NATURE NOTES:
In the Fight with Salt Cedar, Leaf Beetle Makes Headway

By Andrew Stuart

When it comes to the rivers of the Southwest, tamarisk, or salt cedar, has long been public enemy number one.

Introduced for erosion control, the non-native tree came to dominate riverside habitats where cottonwoods and willows once flourished. It’s been blamed for declining water quality and quantity on the Rio Grande and the Pecos River in West Texas.

Tamarisk was attacked with herbicides and bulldozers. More recently, scientists have imported one of the plant’s natural enemies – the tamarisk leaf beetle. Beetle larvae feed on tamarisk leaves.

A leaf beetle project launched in the Big Bend in 2006. And the results here have been promising.

An Old World native, tamarisk was introduced to the American West in the late 19th century. Where overgrazing had reduced native vegetation, tamarisk succeeded in holding soil in place.

But there were other effects. The plant spread rapidly, and, on riversides once lined with cottonwoods, monocultures of salt cedar took hold. The Big Bend stretch of the Rio Grande is a case in point. By the 1980s, from the Presidio Valley upstream through Hudspeth County, thickets of tamarisk lined much of the river.

Scientists described salt cedar as “gluttonous” – consuming far more water than native trees. Tamarisk leaves excrete salt, and the plant was blamed for increased salinity in soils and water.

Millions were spent to spray and mechanically remove tamarisk. But in the early 2000s, scientists turned to a new approach. They would introduce a predator, which, in its native lands, was known to defoliate vast stands of tamarisk. It was a beetle – of the genus Diorhabda.

Christopher Ritzi is an entomologist at Sul Ross State University in Alpine. He’s led a leaf beetle project in the Big Bend.

“These beetles are a fairly small size,” Ritzi said. “They’re a little bit less than a centimeter or so in size, kind of an olive-green color, typically with a couple strips on the back of their abdomen and a little bit of a yellowish tint associated with them as well.”

The beetles were introduced at four sites in the Presidio Valley in 2006. At first, the beetles were kept in mesh bags. In 2008 and 2009, scientists released the beetles into the environment.

As larvae, the beetles feed on the top layer of tamarisk leaves. They go through three or four generations each year – creating a sustained “lawn-mower effect” on the tamarisk, Ritzi said.

Tamarisk is a resilient plant. It can be defoliated multiple times without being killed. But scientists started to see progress in 2010 – particularly near Ruidosa and where Alamito Creek joins the Rio Grande.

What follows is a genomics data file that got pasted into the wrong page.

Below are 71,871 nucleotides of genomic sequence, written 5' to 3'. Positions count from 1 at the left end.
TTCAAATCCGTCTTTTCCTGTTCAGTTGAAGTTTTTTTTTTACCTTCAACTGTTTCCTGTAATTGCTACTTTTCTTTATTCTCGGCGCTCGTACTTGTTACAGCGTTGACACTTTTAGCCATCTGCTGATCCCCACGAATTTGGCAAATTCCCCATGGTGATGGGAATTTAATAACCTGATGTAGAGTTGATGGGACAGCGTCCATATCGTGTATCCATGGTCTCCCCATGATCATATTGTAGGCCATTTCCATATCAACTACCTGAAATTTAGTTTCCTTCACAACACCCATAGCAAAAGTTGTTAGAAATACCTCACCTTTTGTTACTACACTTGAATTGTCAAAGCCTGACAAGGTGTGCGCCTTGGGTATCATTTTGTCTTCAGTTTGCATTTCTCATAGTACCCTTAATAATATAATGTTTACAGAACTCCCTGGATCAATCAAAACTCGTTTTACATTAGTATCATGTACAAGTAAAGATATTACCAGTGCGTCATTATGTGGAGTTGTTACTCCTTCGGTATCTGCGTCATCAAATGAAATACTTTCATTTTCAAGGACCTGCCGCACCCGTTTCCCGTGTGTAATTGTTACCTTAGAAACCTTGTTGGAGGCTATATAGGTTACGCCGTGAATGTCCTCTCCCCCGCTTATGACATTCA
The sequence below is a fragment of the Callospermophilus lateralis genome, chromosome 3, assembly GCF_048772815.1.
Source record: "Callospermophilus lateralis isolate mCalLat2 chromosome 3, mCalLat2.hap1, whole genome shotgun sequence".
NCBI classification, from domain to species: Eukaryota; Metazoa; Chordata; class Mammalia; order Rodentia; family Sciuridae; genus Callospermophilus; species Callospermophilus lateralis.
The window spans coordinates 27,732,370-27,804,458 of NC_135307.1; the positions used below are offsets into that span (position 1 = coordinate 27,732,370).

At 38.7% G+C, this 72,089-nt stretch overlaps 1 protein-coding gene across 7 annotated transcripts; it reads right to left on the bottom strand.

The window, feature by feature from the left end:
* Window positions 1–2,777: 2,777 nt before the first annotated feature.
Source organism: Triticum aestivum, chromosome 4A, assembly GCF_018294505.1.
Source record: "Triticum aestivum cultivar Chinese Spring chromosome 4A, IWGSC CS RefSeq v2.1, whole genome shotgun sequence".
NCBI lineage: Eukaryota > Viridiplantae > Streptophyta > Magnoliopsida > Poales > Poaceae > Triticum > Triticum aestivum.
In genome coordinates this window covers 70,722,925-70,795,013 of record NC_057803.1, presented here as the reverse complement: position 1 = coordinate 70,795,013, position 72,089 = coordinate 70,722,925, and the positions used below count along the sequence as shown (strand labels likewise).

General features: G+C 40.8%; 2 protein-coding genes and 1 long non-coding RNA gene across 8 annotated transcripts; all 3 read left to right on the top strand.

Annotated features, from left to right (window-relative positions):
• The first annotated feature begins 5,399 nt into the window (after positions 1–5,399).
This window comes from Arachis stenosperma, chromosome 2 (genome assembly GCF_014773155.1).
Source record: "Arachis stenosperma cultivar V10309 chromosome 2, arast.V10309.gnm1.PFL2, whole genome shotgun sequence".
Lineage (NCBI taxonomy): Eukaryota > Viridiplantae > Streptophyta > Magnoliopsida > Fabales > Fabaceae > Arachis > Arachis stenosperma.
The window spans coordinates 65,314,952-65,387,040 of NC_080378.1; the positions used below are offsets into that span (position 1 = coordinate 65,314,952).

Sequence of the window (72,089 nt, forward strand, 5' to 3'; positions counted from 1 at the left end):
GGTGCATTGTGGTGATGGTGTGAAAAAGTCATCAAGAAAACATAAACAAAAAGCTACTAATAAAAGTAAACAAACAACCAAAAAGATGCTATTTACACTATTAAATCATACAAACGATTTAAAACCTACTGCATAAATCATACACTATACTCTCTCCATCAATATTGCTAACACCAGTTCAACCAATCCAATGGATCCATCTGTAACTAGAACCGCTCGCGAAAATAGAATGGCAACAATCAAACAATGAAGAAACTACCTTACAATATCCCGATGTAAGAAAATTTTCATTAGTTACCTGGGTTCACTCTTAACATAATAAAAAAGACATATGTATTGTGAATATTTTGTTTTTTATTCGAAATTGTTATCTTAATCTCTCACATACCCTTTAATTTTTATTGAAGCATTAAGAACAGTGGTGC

“We have actually had success, where we’ve had dead stands of salt cedar being confirmed,” Ritzi said. “It took, in many cases, about four to five years of being defoliated up to four or five times per year, to be able to burn it down and get the beetles to do enough damage to take those plants out.”

Beetles have been similarly effective in Big Bend National Park and on the Pecos River.

By 2014 and 2015, beetle numbers in Ritzi’s research area had declined. Having knocked back the tamarisk, they were migrating upstream.

As the story of tamarisk makes clear, introducing non-natives is risky. As the beetles move upstream, they could defoliate critical nesting areas for the endangered Southwestern willow flycatcher. And while scientists don’t believe the beetles will extend their feeding beyond tamarisk, they’re keeping an eye on it.

Tamarisk is only one component in the transformation of the Rio Grande. The changes to the riverside habitat have as much to do with the damming of the river, and water use for agriculture, as they do with invasive species.

Some scientists now believe that claims of salt cedar’s “gluttony” were overstated, Ritzi said. And tamarisk control has not noticeably increased the water supply in the Big Bend stretch of the river.

But Ritzi said native plants are returning to areas where the leaf beetles have done their work.

“With more plant diversity, we should hopefully see more animal diversity,” he said, “and that should give us a much more interesting river, make more of the river wild and scenic and interesting for people to interact with.”

The eradication of tamarisk is unrealistic, Ritzi said. But the beetles are beginning to play an important role in controlling the plant – and creating more vibrant ecosystems along West Texas rivers.